In 2016, already several have not been spared the intimidations. Ezer Kipkirui was arrested and held for taking a photo of a long queue in a Huduma Center in Nakuru. Journalist Yassin Juma was arrested for sharing a Facebook comment showing a photo of one of the dead Kenya Defence Forces (KDF) members but when he was alive. Mbuvi Kasina faces six counts for misuse of licensed telecommunications system for questioning expenditure of Kitui South Constituency Development Funds (CDF).

Many other Kenyans online were arrested, some charged for expressing their opinions onlne. They include Martha Miano, Elijah Kinyajui, Patrick Safari, Judith Akolo, Martha Miano, Antony Njoroge alias Waime Mburu, Eddy Reuben Illah, Kalinga Mgandi and Harun Kongo.

Journalists Alphonce Shiundu and John Ngirachu were summoned to the Department of Criminal Investigations (DCI) for allegedly publishing classified information. They had reported mission millions of shillings from the Interior Ministry which details had been made available to the National Assembly’s committee by Interior Cabinet Secretary Joseph Nkaissery.

This trend follows last year’s one when Macharia Gaitho, Purity Mwambia, Bernard Namunane, Frankline Wambugu and Alex Kiprotich had also been summoned by the DCI and asked to reveal the sources of their security related stories. It is a cardinal rule in journalism that sources are sacred.

Some journalists and media houses have also been sued for defamation by various state officers for publishing some stories. Kurgat Marindany of Radio Africa was sued for defaming the Kajiado District Commissioner for writing that he cried in public. Nairobi Governor, Evans Kidero, sued National Media Group and Standard Media Group for publishing stories that linked him to the financial mismanagement of Mumias Sugar Company.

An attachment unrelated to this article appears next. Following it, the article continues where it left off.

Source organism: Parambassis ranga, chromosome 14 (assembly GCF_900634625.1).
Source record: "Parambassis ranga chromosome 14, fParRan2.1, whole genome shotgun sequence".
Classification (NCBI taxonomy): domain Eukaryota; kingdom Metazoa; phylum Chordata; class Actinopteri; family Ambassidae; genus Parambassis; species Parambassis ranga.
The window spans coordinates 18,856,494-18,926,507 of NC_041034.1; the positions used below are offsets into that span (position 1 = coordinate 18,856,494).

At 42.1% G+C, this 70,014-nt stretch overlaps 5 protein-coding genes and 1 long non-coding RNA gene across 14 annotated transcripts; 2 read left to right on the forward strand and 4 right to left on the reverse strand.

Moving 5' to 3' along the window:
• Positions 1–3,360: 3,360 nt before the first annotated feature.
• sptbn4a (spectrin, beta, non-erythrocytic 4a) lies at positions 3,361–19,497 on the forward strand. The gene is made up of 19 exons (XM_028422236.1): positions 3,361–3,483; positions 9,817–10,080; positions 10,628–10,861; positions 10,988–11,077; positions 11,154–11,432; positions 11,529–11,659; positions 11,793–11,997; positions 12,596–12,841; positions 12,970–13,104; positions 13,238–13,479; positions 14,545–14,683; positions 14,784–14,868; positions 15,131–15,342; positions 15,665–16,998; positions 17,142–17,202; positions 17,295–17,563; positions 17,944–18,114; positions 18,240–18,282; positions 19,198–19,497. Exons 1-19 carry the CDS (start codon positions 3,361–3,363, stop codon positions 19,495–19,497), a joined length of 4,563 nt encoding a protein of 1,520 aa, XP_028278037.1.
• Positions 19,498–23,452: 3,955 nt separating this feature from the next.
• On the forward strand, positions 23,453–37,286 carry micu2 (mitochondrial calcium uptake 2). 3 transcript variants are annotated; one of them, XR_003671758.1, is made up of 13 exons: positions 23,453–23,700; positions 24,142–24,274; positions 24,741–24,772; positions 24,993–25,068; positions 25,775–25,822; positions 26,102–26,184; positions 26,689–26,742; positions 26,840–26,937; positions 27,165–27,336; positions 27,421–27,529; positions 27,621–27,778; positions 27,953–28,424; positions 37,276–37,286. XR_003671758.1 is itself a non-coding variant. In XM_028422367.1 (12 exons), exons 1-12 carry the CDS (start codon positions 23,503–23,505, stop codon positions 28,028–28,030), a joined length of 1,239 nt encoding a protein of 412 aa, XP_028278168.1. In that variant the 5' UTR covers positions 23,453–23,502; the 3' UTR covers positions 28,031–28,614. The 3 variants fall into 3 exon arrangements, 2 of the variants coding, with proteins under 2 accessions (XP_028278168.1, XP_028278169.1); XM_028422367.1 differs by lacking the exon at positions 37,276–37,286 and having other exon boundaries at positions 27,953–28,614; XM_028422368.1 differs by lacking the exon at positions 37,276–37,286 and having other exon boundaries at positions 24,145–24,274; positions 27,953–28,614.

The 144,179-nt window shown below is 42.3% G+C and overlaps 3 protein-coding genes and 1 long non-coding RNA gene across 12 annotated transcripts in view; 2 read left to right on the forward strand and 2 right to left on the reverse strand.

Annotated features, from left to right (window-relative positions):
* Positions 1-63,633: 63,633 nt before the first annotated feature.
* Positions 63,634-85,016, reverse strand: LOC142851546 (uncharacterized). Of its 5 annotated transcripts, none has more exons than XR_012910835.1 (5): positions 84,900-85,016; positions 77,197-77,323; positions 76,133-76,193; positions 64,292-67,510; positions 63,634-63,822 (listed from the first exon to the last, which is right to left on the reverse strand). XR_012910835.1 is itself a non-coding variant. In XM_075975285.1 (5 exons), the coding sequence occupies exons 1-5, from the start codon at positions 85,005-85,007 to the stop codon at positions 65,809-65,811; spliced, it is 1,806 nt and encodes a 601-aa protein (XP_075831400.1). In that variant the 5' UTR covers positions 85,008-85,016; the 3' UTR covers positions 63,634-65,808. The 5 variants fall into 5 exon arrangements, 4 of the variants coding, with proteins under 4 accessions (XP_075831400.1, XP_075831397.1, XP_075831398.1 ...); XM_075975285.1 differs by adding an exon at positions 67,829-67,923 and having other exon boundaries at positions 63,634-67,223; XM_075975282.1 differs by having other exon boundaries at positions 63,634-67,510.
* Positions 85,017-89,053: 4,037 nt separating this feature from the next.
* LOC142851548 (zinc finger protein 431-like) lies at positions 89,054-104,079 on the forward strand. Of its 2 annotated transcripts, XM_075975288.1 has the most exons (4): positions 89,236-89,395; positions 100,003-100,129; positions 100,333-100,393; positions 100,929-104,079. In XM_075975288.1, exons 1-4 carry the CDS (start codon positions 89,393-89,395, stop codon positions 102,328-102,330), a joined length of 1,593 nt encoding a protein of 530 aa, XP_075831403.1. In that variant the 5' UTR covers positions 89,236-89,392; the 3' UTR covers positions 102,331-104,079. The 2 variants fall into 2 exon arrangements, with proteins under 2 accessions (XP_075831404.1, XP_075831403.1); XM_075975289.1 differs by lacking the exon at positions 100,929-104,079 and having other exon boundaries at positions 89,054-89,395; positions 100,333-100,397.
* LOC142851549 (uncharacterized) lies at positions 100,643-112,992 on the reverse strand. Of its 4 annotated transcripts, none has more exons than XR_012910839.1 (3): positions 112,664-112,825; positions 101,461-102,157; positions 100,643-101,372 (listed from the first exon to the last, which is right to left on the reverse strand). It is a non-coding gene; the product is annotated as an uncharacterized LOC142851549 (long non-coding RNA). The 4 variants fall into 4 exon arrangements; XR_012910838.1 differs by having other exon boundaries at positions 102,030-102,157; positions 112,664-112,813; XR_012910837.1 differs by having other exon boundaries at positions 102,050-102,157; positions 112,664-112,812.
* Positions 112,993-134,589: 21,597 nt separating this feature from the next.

Furthermore, all Judges of the Supreme Court sued the Star newspaper owned by Radio Africa Group claiming one of its articles had portrayed them as corrupt judicial officers. The article is alleged to have said that they receive bribes to make certain key decisions. National Bank of Kenya filed a defamation case against Nation Media Group over newspaper articles it termed ‘malicious’.

Moreover, Nairobi Aviation College was granted an order by the High Court to begin Contempt of Court proceedings against Nation Media Group, over an article alleging that the institution issues fake certificates to students.

This year, blogger Cyprian Nyakundi has three defamation cases from Bidco, Safaricom and Nahashon Nyagah for publishing stories related to them. Nyakundi himself also sued journalist Larry Madowo for defamation for casting aspersions on his character in an article in his blog.

Allan Wadi has been exception in the last two years. He was arrested, arraigned in court and jailed for two years in 2015. He was charged with undermining the authority of a public officer and hate speech. Lawyer, Edward Oonge however appealed the sentence after eight months and he was released. He was however arrested again in March 2016 and charged with incitement to violence. The case is still ongoing.

In an unprecedented move, KENIC also pulled down a domain which stated whether the President was in the country or not. President Kenyatta has made most foreign trips than any other President and Kenyans were wondering the value of these trips. This led to a dormain name, being registered. When loaded, it either replied with a NO or YES depending with the location of the president. At the time of its launch in December 2015, the President was away attending a summit in South Africa. He had just come from Commonwealth Summit in Malta and Climate Change Summit in Paris. Trending hashtag #IsUhuruinKenya accompanied the online conversations. Pressure from Kenyans online saw the domain reinstated later in the evening after being off the whole day.